So how do I put all that together with the readings? I got all that from looking at these readings, and I want to look at them more carefully with you, but the first reading is about a promise. God made a promise to his people. The promise is, “I will take you to a land of milk and honey, and I will free you from everything that enslaves you.” So what is that? Well, there was a literal situation that the Israelites were in, where they literally were slaves to a culture, the Egyptian culture, and so when God promised to take them away from that, he had to take them on a long journey. And what they experienced on the journey was anything but comfort. It was difficult, and they kept losing a sense of what was promised, because they weren’t comfortable, and so they kept resisting. And they were a stiff-necked people, and they often turned back to their old ways and even said, “I’d rather go back to slavery than what we’re going through.” It’s called change. It’s called growth. It’s called evolving. It’s not easy.
So when we listen to the second reading, it’s pretty clear that Paul is very much in touch with this process that we’re involved in, and he’s telling people that there’s something that God has given to you, something Jesus exhorted you to do, and it’s to conduct yourselves to please God. And to please God is really tricky, because it seems like to please God might be to follow some external, rigid, moral law or moral system or a bunch of moral practices and somehow work out of your mind and your will where you make yourself into somebody that you think will please God. Well, you can’t make yourself into somebody and please God. You can only allow yourself to become who you are, and that pleases God. He doesn’t want you to be someone you’re not. He doesn’t want you to follow someone else’s image of what it means to be in the world. If you look at spirituality over the centuries, you’ll see how often the exercises of spirituality were not founded in the truth, and they were destructive, especially during the Middle Ages. It was considered that pain is what God wanted us to be in to prove that we loved him, and people inflicted all kinds of pain on themselves. Francis, for one, St. Francis, was very aware at the end of his life, and he said, “I treated my body so badly, so badly.” And at 45, he was blind and had all kinds of health problems, and he was still a young man. But all of that was well-intentioned on the part of the people, and I know God took care of them. But it’s like you would think, “Well, God, why didn’t you give us all the information we needed? Why didn’t we come into the world wise enough to do everything you’re telling us to do? Why do we have to take so much time in figuring it out?” Well, you know why? It’s because it only can be figured out by people like you and me — you and me. Each one of us has come into the world at a particular time to take the human race a few tiny steps further. It’s been going on forever. We, individually and collectively, are changing the world, changing the way we are, changing the way we see things, and it’s not everyone that gets these insights. It’s just a few, but the few that get the insights bring everyone else along with them. So you’re engaged in a work, as I’m engaged in the work, of seeking the truth, seeking to live as God has called us to live, and each time we do that, each time we reach a higher level of consciousness, that lifts the world. It’s an amazing, exciting process. If you think you’re only here to deal with your seeking the peaceful, joyous place we want to get to, that’s just a kind of reward. It’s a side benefit. It’s not just that that we want. It’s the purposefulness of our life that is so satisfying. I have a purpose. I have meaning. I’m making a difference. And what happens in working to make differences? You have to change. You have to change. It’s hard.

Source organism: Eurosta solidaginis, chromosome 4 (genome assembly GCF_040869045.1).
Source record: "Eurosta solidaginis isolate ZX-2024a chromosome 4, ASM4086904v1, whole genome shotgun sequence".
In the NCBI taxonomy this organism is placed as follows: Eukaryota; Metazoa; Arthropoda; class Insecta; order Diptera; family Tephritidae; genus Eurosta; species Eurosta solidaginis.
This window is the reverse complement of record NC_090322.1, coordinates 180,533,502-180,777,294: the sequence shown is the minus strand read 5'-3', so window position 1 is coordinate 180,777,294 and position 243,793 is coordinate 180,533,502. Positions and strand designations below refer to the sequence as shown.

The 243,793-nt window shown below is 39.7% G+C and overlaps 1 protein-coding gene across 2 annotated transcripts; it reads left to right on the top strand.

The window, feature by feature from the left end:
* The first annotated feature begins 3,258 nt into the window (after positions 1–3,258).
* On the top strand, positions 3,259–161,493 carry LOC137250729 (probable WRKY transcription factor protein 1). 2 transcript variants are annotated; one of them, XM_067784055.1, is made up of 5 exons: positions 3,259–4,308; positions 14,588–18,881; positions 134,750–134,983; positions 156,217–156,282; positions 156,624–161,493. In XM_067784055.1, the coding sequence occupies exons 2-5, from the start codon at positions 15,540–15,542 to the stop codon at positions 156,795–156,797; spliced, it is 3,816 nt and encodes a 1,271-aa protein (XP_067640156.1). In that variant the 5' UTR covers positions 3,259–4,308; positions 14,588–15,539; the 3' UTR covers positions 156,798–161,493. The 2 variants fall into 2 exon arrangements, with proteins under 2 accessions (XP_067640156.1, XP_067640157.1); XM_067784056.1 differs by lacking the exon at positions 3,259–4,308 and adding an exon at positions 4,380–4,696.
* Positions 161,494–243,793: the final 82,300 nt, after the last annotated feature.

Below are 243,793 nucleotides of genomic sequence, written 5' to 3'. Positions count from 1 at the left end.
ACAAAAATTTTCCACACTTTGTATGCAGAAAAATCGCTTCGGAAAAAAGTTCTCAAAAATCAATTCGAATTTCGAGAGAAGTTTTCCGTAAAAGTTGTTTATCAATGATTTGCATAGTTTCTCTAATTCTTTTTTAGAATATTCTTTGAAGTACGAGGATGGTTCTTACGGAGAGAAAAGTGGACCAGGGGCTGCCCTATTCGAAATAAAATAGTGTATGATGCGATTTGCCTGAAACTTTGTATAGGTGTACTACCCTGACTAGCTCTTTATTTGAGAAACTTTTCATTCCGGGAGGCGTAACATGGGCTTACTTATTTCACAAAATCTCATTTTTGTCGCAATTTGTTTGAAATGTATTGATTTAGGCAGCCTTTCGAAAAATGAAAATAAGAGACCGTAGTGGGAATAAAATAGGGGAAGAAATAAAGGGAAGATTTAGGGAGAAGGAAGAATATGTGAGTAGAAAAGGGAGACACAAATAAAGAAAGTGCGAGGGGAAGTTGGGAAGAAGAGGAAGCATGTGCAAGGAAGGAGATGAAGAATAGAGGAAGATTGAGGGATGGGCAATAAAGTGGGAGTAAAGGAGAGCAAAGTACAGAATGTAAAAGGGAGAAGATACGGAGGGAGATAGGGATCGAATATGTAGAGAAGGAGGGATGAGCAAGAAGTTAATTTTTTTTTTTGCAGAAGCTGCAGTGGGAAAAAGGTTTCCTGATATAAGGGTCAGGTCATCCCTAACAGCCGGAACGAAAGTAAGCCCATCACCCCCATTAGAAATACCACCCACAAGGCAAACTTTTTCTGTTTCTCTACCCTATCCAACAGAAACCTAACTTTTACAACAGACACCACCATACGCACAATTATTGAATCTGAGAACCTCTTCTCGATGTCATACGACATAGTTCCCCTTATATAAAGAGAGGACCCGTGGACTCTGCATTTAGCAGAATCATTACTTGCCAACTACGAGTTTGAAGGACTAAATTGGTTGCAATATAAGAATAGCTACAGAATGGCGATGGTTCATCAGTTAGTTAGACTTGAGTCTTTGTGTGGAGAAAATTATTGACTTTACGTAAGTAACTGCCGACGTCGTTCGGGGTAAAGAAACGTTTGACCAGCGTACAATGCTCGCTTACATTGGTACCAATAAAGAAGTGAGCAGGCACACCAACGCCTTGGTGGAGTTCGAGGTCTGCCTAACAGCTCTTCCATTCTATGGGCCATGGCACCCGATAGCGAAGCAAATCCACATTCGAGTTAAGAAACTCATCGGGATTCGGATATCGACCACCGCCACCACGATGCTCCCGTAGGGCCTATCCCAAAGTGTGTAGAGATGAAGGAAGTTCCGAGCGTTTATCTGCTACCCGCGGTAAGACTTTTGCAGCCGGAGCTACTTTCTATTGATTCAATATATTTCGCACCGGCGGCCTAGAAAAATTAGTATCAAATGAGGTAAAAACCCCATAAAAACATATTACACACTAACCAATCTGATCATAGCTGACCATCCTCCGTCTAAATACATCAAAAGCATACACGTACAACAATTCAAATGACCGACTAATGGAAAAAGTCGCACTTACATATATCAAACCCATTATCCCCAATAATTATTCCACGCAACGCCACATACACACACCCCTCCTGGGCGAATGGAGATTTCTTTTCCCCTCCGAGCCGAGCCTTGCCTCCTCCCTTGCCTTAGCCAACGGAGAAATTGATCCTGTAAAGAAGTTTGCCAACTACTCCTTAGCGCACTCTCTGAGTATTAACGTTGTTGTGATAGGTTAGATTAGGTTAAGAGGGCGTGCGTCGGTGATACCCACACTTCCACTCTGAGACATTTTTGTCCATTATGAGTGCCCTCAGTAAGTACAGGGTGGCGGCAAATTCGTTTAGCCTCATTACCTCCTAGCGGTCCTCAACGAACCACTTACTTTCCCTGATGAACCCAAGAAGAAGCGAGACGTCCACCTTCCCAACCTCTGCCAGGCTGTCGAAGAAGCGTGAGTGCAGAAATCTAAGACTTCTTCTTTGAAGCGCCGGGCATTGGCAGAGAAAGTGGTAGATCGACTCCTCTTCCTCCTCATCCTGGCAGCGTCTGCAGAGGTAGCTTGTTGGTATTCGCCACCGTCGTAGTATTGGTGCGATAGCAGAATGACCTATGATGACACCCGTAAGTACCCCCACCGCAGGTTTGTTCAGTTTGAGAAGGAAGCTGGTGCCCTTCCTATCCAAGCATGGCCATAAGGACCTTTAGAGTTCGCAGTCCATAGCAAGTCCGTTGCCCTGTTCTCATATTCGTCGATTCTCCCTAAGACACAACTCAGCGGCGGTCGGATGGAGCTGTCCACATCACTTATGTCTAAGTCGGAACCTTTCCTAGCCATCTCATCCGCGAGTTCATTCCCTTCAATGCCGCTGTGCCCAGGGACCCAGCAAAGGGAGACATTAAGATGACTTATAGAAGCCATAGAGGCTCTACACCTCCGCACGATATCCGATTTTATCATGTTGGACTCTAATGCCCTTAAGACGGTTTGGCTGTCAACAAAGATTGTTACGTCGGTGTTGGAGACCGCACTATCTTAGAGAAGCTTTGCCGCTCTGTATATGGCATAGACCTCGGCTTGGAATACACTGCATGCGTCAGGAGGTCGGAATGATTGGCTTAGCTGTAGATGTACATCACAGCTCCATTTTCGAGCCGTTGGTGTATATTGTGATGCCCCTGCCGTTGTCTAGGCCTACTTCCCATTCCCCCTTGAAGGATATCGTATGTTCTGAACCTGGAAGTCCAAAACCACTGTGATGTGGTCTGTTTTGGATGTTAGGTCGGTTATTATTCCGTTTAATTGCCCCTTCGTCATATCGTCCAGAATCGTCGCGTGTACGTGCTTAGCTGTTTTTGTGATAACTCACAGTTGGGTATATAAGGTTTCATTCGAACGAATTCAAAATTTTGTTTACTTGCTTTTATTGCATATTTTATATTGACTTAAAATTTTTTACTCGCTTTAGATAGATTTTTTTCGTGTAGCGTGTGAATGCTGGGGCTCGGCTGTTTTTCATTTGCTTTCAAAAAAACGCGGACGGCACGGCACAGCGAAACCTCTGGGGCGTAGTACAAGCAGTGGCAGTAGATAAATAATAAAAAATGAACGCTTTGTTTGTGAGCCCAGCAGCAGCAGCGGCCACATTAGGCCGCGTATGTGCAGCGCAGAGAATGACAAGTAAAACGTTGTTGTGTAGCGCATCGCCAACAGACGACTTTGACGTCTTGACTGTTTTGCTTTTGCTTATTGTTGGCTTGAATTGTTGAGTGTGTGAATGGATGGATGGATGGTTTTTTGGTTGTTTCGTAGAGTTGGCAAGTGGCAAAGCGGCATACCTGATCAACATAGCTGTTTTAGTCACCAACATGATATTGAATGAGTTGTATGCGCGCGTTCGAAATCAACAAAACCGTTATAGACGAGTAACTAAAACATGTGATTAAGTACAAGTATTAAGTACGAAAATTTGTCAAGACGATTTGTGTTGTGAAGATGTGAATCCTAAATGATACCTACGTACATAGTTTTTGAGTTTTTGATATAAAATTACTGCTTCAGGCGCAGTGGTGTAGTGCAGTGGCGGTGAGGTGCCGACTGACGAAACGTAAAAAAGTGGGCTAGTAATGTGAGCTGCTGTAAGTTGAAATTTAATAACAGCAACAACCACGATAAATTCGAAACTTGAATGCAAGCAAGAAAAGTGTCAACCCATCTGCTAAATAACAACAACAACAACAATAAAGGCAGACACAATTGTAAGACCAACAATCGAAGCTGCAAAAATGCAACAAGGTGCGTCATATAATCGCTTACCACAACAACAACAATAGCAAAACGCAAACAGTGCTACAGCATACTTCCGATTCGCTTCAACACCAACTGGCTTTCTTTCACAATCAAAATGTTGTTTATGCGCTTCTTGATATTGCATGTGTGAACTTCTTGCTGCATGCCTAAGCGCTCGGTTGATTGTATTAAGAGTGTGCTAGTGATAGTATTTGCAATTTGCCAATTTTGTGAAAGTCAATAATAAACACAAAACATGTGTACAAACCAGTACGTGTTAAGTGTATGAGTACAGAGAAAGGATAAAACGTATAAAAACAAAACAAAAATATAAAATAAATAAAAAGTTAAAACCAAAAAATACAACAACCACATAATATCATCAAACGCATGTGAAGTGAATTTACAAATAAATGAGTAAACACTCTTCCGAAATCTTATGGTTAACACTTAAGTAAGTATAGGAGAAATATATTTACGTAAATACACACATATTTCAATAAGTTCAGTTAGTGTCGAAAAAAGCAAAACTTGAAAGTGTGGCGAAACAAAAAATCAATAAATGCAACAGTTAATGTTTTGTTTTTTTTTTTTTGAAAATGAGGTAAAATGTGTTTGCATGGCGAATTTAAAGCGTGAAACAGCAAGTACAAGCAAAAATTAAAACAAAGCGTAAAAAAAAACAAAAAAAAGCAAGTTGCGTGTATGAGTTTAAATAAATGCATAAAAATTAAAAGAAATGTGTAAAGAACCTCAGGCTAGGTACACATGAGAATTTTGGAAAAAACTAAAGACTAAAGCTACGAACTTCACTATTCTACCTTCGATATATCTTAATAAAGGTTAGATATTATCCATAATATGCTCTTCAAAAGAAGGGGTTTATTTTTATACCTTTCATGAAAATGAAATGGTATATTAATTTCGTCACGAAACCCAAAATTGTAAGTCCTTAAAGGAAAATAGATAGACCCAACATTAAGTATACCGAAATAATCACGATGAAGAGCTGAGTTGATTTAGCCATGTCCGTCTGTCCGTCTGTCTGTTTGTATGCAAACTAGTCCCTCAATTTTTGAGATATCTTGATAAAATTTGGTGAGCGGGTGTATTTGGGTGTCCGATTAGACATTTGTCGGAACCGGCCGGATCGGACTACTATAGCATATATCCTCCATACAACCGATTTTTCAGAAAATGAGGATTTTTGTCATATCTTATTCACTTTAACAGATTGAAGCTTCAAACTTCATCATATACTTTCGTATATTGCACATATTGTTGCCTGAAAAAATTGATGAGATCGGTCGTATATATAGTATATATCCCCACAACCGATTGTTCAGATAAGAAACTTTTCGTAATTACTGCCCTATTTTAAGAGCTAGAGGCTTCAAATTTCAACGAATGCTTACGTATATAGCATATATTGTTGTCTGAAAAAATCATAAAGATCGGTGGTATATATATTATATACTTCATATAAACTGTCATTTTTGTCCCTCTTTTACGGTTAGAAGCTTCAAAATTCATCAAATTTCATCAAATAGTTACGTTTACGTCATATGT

So it’s so strange, when we listen to — this is the season of Advent. Jesus is coming. We should be excited about all the wonderful things, and then we have this gospel about all these terrible things that are happening in the world. It’s all falling apart. What’s so fascinating about that image, the way we often hear in the Book of Revelation especially, that the end of times are going to be this horrific time where everybody is just terrified by all this destruction all around them — the only way to understand that that makes sense to me is that, when you or I are caught in a lie and there is no clarity of why we are so miserable, because the lie seems to be the truth, it seems to be what we can use to fulfill — that God will use this lie to bring us to what we wanted, and he can’t. So whenever you leave a lie and move into the truth, you have to let something die, and when it dies, it is catastrophic, depending upon if that’s what you have in your mind as your value, as your goal. When somebody exposes a lie and you find out that the world that you created that you thought was secure and strong is completely collapsing all around you — did you ever notice, when people change, it’s often because they lie they’ve been living in overtakes so much of their reason and their logic, as far as what the truth really is, that they find themselves in this horrible place of destruction, self-destruction in many cases. So it makes sense, though, for us to have at the beginning of the season of Advent then an image of great destruction. Think about the time that something was taken from you that you had your heart set on. “This was the thing I need in order to achieve the goal I want, the happiness, joy,” the death of someone, the end of a relationship. If you have a sense of yourself as one thing and that thing is taken away from you and that’s your only sense of your value, your whole world collapses. And that’s what he’s saying. You’ve got to go through that. Stand tall. Hold your head up, because this is redemption, the death of the lie, the death of the situation you’re in, if you’re in the wrong projectile that cannot reach the goal. It’s an exciting year to go back and find the goal and find the means to get it, and that’s where we’re going.
Father, as we see your plan, as we understand who you are, as we see our nature as it truly is, it leads one to give you praise, to give you thanks. As I see images of you in heaven with angels always around you praising you, praising you, praising you, it makes sense that the only real response to who you are is an unbelievable sense of gratitude and joy. So thank you for your call to become who we are. Thank you for the means that you’ve given us to achieve it, and once we receive the fullness of your grace, help us to be effective as your Son was effective in bringing you to all those around us. And we ask this in Jesus’ name, amen.